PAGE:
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LA Times: Is a Stitch Online a Crime?

Aug 01, 2000, 14:30 (9 Talkback[s])

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"If the $40-billion global music business thought it had problems with the emergence of a revolutionary Internet tool called Napster, consider the now-terrified needlepoint industry. For years, grandmotherly hobbyists, hungry for doily-and-swan patterns, have forked over $6 and $7 for them. ... No more. Taking a cue from music-bootlegging teenagers, sewing enthusiasts have discovered that they too can steal copyrighted material over the Internet, thanks to anonymous file-sharing techniques."

"Sales at the South Carolina design shop Pegasus have dropped as much as $200,000 a year--or 40%--since 1997, in part because of such swapping, said founder Jim Hedgepath. He and a handful of companies and pattern designers are gathering evidence to wage a legal battle against the homemakers. "They're housewives and they're hackers," Hedgepath said. "I don't care if they have kids. I don't care that they are grandmothers. They're bootlegging us out of business."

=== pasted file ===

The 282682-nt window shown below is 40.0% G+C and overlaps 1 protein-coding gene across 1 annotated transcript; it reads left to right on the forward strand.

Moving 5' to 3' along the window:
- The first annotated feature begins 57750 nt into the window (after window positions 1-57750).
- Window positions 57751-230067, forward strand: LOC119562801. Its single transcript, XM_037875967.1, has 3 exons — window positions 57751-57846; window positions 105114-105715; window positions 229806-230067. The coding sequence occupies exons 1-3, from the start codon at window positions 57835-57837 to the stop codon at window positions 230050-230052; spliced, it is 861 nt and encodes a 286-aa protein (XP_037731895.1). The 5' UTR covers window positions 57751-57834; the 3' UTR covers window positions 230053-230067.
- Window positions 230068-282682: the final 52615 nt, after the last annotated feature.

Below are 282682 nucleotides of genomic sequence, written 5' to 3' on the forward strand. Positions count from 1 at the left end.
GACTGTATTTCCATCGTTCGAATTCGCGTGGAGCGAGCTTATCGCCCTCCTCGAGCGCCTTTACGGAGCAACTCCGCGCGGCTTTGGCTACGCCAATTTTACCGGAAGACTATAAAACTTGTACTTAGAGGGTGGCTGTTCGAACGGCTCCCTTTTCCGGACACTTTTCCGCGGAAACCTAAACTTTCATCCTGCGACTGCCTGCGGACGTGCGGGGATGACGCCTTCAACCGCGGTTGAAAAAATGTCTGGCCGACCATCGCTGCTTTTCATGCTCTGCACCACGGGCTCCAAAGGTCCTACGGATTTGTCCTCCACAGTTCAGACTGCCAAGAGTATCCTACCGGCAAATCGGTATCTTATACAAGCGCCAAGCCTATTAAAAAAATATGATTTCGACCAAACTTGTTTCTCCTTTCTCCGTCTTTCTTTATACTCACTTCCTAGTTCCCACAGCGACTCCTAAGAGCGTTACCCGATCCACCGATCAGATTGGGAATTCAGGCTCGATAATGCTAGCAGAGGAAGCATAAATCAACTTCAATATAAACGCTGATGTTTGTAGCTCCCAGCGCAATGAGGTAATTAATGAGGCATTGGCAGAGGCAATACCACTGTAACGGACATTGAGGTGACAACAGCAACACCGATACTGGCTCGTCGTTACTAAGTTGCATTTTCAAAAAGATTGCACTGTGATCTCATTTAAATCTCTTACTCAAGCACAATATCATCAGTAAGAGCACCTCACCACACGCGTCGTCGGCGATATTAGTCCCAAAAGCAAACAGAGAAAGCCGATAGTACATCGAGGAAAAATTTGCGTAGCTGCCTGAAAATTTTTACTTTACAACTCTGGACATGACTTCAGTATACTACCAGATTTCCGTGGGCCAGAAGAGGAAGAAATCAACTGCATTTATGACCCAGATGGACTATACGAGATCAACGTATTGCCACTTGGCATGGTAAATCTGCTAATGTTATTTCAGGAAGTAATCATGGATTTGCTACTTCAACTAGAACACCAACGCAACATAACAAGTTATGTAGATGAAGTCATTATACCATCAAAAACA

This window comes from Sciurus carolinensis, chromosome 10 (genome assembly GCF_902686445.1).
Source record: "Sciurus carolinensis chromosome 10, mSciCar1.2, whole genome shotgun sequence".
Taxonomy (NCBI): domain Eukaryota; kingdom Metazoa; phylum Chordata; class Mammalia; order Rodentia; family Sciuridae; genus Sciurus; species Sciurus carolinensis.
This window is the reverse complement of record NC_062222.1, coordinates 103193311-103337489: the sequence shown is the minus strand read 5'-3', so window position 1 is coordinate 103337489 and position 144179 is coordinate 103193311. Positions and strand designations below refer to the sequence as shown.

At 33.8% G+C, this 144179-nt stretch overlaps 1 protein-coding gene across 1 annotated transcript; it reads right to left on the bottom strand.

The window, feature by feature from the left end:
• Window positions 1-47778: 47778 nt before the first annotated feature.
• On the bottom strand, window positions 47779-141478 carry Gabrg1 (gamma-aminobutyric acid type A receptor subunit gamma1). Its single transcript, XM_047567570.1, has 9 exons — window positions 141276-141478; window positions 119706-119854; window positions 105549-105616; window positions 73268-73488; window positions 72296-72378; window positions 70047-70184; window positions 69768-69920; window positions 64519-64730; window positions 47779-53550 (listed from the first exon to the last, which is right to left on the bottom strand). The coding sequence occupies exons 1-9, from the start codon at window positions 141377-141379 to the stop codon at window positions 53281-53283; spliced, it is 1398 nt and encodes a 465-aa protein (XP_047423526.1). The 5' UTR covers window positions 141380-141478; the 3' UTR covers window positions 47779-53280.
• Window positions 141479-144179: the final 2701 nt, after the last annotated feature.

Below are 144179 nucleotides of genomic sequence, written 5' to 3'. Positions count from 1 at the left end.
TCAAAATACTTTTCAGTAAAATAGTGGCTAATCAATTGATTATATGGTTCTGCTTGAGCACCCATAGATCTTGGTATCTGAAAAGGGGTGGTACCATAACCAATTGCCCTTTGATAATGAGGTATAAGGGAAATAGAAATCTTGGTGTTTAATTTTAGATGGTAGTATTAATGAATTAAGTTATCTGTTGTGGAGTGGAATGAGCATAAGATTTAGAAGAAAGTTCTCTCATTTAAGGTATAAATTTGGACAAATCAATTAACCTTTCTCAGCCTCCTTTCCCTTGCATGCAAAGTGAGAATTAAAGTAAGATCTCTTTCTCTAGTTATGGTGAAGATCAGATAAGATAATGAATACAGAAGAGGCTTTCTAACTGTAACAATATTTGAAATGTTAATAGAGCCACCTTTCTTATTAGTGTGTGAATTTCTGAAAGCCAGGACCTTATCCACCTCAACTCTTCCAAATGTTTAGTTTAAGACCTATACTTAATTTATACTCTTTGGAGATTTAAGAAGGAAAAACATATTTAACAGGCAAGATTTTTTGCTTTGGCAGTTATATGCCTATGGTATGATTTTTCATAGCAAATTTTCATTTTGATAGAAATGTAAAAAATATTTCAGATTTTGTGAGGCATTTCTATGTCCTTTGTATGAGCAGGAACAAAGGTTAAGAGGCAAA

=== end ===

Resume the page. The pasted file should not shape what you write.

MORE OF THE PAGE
"Business people are trembling at the prospect that file-swapping won't stop at music, videos and needlepoint. There are already rumblings that it has spread to knitting and crocheting. "Where will it end?" wailed Marilyn Leavitt-Imblum, 54, who designs needlepoint patterns. "I just don't understand how these [people] can stitch a stolen angel and still live with themselves."

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